Also, be willing to accept that not all clothing accommodates IWB concealment comfortably or well. At minimum, you might well need to consider bumping up in a size of pants, in order to accommodate it. You might well need a slightly different cut of pants, since the material's going to be stretched in different ways once you shove a holstered gun in there. Some pants work very nicely with me, whereas others make carrying IWB fairly painful and tiring after a long day, merely because the pants simply aren't shaped that way (for movement, sitting, etc) with a gun in there.
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    Member Array 40CalCenterMass's Avatar
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    I'll agree with Mike, I like the IWB 3 o'clock position for concealed, good access and depending on attire, really good concealment. also quite comfortable if you are going to be sitting or bending/crouching a lot. Also like pocket carry as long as the gun fits your pocket but it can be a little annoying when moving a lot. I am not a fan of appendix carry as it seems uncomfortable to me when sitting or bending.
    Find what feels best and train that way so you are confident in your draw and target acquisition. If it feels awkward or you are not comfortable then you need to move to the next position and just keep trying until you find the right combo for you! Good Luck

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    Member Array tele_pathic's Avatar
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    I carry IWB at 3:00. Compared to 4:00, for me it's comfortable, and it's more concealed. In fact, at 3:00 my Beretta Nano in a Theis IWB holster almost disappears.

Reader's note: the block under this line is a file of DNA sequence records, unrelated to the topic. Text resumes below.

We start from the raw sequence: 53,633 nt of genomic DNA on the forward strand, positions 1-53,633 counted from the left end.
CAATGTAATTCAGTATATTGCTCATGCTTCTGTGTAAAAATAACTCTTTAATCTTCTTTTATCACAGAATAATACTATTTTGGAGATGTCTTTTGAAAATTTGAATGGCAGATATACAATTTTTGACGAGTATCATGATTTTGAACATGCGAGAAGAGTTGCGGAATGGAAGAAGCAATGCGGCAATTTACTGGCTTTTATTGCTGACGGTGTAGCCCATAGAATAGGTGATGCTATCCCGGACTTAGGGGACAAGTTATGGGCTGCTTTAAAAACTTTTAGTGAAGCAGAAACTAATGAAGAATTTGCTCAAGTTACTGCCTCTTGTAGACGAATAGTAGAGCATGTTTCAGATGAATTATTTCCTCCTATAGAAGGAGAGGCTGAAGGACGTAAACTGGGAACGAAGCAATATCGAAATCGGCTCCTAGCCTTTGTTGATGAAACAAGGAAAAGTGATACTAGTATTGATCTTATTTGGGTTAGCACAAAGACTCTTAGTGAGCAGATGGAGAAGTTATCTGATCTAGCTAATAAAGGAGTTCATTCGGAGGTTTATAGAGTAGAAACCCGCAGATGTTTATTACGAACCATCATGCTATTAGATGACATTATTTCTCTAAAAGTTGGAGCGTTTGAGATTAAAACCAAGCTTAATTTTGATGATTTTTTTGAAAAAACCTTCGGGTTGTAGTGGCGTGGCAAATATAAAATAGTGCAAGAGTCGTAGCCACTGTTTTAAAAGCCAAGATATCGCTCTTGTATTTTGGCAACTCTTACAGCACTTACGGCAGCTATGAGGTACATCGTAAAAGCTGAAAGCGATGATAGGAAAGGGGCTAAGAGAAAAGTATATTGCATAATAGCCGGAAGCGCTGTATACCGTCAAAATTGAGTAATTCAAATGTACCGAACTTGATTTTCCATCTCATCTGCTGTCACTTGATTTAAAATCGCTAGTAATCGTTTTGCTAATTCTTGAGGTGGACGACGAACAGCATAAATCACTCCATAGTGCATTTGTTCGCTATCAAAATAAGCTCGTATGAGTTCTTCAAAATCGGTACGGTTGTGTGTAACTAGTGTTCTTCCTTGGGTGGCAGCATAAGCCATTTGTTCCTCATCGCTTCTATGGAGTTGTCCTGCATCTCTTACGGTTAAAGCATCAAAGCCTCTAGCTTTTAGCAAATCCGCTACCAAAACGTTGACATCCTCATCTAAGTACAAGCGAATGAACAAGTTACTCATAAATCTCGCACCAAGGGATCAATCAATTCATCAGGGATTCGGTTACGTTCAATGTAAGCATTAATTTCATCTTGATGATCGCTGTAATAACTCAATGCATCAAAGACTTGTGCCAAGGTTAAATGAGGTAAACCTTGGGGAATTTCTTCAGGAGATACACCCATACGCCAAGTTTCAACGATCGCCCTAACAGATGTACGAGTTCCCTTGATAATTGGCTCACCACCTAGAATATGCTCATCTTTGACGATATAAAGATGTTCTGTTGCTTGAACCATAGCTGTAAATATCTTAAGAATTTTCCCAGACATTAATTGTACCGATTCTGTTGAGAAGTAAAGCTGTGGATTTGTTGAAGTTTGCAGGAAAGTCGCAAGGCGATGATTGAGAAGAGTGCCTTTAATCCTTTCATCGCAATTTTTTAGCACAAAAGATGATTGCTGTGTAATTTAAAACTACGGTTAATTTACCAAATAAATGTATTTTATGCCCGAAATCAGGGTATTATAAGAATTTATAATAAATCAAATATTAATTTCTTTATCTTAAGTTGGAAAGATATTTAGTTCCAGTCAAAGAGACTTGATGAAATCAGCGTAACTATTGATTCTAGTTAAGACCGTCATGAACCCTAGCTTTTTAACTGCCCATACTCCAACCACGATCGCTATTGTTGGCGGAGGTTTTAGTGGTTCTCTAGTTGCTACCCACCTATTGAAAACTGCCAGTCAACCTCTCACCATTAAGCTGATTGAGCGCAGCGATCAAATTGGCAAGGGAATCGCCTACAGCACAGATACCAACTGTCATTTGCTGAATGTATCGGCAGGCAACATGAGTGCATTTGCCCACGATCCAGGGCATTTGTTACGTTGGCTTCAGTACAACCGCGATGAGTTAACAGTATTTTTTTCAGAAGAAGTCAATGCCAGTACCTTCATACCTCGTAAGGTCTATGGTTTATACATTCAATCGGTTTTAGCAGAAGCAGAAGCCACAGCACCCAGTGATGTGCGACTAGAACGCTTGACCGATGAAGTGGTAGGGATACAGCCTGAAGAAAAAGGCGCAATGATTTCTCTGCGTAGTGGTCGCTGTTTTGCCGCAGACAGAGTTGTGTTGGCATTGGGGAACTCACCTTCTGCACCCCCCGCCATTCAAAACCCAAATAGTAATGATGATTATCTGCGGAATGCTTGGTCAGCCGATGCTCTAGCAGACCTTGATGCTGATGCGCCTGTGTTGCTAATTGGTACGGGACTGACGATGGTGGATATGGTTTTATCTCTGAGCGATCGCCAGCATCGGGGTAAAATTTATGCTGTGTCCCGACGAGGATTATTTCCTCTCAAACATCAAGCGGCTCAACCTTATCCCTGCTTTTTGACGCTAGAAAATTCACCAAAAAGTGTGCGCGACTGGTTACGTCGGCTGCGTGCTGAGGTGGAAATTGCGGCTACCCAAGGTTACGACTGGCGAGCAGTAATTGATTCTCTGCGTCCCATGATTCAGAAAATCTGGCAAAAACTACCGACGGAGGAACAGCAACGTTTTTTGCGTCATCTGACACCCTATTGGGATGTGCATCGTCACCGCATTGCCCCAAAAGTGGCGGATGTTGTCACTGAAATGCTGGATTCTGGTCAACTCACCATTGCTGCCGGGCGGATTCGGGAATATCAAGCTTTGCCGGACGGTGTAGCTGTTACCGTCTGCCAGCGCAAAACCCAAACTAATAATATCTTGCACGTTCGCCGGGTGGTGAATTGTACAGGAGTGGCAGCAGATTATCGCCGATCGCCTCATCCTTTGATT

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    I carry IWb or OWb, depending on my weapon for carry ( Glock 22 or Ruger SR40C), style of dress, time of year) glock for cold weather ruger for warmer weather, etc. Try different styles, clothing types etc and see what feels right to you. No one can tell you what is right for you, you have to do the work and see what you like.
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    Senior Member Array KoriBustard's Avatar
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    For the reasons mentioned earlier, I think anything but waist carry is a problem (i.e., ankle, vest, pocket, purse, etc.) This is debatable, but if you accept that then the next question is IWB or OWB (and of course you can get holsters for both and change based on weather, attire, etc.). Assuming IWB which provides superior concealment, then it becomes a question of position. As others have said "crossdraw" (which might be 10 o'clock for a right hander) is problematic. Appendix is very uncomfortable to me. 3 o'clock the gun is in my hip bone. So I've come to 4 o'clock as most suitable. I simply cant the holster to a slightly forward position which makes drawing easier / more natural and tends to prevent printing since the firearm grip us a bit under my right arm. The only problem I have with the 4 o'clock is re-holstering in that I like to visually inspect my holster before re-holstering (i.e., shirttail in the holster, damaged holster, etc.) to prevent an unintended discharge and it can be difficult to see.
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    VIP Member Array ccw9mm's Avatar
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    michaelpthompso, you list your primary carry gun as a S&W M&P 40c.

    Do you carry the gun on the left or right side of your belt?
    Your best weapon is your brain. Don't leave home without it.
    Thoughts: Justifiable self defense (A.O.J.).
    Explain: How does disarming victims reduce the number of victims?
    Reason over Force: The Gun is Civilization (Marko Kloos).
    NRA, GOA, OFF, ACLDN.